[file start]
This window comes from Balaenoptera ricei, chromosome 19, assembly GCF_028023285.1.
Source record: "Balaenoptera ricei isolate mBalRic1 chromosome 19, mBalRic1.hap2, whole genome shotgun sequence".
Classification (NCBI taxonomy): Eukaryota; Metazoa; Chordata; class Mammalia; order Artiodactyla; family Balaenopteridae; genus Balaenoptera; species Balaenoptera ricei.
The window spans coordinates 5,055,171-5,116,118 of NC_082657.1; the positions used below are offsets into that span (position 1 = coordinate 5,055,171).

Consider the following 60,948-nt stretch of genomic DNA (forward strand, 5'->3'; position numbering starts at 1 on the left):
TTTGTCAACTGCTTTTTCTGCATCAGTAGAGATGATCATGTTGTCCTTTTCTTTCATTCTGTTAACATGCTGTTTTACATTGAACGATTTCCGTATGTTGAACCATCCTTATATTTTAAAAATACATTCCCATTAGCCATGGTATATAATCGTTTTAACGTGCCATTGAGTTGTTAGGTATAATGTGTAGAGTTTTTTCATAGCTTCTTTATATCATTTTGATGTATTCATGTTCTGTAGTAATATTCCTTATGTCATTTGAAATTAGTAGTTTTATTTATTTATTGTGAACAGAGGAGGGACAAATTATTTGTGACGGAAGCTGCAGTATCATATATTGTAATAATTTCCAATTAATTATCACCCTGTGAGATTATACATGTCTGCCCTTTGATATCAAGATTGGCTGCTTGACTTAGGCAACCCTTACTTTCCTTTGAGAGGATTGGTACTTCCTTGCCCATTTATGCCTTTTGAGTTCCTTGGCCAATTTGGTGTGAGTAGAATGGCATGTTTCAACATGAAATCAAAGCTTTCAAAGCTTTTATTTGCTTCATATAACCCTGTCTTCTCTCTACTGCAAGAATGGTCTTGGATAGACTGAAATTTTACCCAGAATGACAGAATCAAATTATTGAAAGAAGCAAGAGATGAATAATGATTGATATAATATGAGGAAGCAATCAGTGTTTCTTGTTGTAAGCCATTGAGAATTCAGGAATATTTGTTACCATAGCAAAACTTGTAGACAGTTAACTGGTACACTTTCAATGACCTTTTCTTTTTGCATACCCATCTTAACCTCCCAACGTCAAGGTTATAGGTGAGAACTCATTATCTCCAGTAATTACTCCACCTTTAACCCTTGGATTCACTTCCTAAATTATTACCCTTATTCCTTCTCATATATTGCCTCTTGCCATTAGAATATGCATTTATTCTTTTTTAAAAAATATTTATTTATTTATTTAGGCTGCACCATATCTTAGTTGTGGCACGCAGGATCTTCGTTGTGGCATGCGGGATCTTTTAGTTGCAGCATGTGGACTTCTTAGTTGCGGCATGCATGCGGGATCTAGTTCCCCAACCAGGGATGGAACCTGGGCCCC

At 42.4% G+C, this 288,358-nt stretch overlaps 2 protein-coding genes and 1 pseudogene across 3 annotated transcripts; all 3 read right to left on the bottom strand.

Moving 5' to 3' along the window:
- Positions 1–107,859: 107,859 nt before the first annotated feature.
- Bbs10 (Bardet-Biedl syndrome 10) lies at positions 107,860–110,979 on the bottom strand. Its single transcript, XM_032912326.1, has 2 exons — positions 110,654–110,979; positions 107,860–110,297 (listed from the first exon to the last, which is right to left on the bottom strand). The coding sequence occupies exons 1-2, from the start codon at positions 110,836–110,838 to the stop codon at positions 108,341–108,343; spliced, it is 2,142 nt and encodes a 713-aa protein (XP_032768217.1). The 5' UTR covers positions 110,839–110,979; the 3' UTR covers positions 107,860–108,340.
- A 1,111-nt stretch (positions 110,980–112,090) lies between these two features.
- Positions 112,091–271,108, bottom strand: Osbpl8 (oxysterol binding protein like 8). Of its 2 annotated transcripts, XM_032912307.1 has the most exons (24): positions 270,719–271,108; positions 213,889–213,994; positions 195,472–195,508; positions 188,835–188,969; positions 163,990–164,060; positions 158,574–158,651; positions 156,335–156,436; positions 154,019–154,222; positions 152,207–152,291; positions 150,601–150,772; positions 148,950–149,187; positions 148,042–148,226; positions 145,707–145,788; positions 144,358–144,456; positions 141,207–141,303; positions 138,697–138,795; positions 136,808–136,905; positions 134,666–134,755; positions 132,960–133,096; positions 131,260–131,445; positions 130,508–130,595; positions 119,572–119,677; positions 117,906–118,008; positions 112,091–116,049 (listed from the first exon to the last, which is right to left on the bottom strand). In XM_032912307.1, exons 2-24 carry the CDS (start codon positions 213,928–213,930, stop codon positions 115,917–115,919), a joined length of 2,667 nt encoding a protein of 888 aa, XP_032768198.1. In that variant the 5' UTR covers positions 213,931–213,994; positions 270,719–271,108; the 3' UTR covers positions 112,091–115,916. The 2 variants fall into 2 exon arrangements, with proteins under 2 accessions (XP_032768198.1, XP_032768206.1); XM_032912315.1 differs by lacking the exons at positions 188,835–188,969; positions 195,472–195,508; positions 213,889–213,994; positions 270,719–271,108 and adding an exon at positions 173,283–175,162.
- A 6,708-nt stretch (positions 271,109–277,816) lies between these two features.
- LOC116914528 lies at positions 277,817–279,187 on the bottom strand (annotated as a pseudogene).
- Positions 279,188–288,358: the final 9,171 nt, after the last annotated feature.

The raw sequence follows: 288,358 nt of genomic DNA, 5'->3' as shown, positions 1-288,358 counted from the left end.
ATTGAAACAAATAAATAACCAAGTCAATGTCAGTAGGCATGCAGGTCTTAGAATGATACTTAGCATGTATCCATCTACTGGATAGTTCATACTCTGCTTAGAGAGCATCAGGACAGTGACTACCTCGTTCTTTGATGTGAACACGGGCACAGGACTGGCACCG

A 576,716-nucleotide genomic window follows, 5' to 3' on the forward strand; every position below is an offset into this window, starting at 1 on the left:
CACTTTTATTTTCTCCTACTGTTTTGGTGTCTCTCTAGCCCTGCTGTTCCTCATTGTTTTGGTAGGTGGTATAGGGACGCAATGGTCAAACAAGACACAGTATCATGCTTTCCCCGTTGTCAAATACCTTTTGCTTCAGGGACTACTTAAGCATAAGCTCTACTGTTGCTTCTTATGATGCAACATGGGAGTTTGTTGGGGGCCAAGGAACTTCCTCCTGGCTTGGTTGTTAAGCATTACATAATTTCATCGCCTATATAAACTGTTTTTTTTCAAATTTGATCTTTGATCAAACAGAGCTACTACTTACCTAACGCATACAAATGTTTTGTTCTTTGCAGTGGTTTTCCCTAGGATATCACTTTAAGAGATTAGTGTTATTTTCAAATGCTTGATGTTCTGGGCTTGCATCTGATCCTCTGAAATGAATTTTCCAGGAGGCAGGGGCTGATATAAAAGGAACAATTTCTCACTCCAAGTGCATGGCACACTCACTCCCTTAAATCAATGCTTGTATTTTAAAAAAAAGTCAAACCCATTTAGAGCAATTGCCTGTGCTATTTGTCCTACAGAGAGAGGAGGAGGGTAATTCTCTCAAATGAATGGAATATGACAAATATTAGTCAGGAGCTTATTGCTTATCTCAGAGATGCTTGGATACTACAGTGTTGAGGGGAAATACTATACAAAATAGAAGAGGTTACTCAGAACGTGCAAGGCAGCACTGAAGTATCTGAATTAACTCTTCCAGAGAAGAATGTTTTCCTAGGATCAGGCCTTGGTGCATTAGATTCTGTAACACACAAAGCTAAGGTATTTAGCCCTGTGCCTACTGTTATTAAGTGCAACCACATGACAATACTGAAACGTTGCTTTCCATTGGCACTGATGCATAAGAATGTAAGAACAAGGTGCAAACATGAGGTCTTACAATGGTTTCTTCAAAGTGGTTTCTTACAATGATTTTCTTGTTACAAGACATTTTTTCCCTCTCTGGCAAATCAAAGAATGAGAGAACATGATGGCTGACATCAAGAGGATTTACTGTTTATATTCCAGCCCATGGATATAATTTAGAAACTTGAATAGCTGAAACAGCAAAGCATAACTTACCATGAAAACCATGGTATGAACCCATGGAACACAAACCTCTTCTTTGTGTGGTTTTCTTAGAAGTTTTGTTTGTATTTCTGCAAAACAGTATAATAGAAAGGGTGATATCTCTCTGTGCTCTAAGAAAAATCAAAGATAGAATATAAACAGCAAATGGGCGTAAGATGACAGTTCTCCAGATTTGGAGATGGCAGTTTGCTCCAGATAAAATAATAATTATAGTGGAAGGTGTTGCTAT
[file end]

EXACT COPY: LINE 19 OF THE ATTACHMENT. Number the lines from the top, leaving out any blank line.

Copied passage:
CACTTTTATTTTCTCCTACTGTTTTGGTGTCTCTCTAGCCCTGCTGTTCCTCATTGTTTTGGTAGGTGGTATAGGGACGCAATGGTCAAACAAGACACAGTATCATGCTTTCCCCGTTGTCAAATACCTTTTGCTTCAGGGACTACTTAAGCATAAGCTCTACTGTTGCTTCTTATGATGCAACATGGGAGTTTGTTGGGGGCCAAGGAACTTCCTCCTGGCTTGGTTGTTAAGCATTACATAATTTCATCGCCTATATAAACTGTTTTTTTTCAAATTTGATCTTTGATCAAACAGAGCTACTACTTACCTAACGCATACAAATGTTTTGTTCTTTGCAGTGGTTTTCCCTAGGATATCACTTTAAGAGATTAGTGTTATTTTCAAATGCTTGATGTTCTGGGCTTGCATCTGATCCTCTGAAATGAATTTTCCAGGAGGCAGGGGCTGATATAAAAGGAACAATTTCTCACTCCAAGTGCATGGCACACTCACTCCCTTAAATCAATGCTTGTATTTTAAAAAAAAGTCAAACCCATTTAGAGCAATTGCCTGTGCTATTTGTCCTACAGAGAGAGGAGGAGGGTAATTCTCTCAAATGAATGGAATATGACAAATATTAGTCAGGAGCTTATTGCTTATCTCAGAGATGCTTGGATACTACAGTGTTGAGGGGAAATACTATACAAAATAGAAGAGGTTACTCAGAACGTGCAAGGCAGCACTGAAGTATCTGAATTAACTCTTCCAGAGAAGAATGTTTTCCTAGGATCAGGCCTTGGTGCATTAGATTCTGTAACACACAAAGCTAAGGTATTTAGCCCTGTGCCTACTGTTATTAAGTGCAACCACATGACAATACTGAAACGTTGCTTTCCATTGGCACTGATGCATAAGAATGTAAGAACAAGGTGCAAACATGAGGTCTTACAATGGTTTCTTCAAAGTGGTTTCTTACAATGATTTTCTTGTTACAAGACATTTTTTCCCTCTCTGGCAAATCAAAGAATGAGAGAACATGATGGCTGACATCAAGAGGATTTACTGTTTATATTCCAGCCCATGGATATAATTTAGAAACTTGAATAGCTGAAACAGCAAAGCATAACTTACCATGAAAACCATGGTATGAACCCATGGAACACAAACCTCTTCTTTGTGTGGTTTTCTTAGAAGTTTTGTTTGTATTTCTGCAAAACAGTATAATAGAAAGGGTGATATCTCTCTGTGCTCTAAGAAAAATCAAAGATAGAATATAAACAGCAAATGGGCGTAAGATGACAGTTCTCCAGATTTGGAGATGGCAGTTTGCTCCAGATAAAATAATAATTATAGTGGAAGGTGTTGCTAT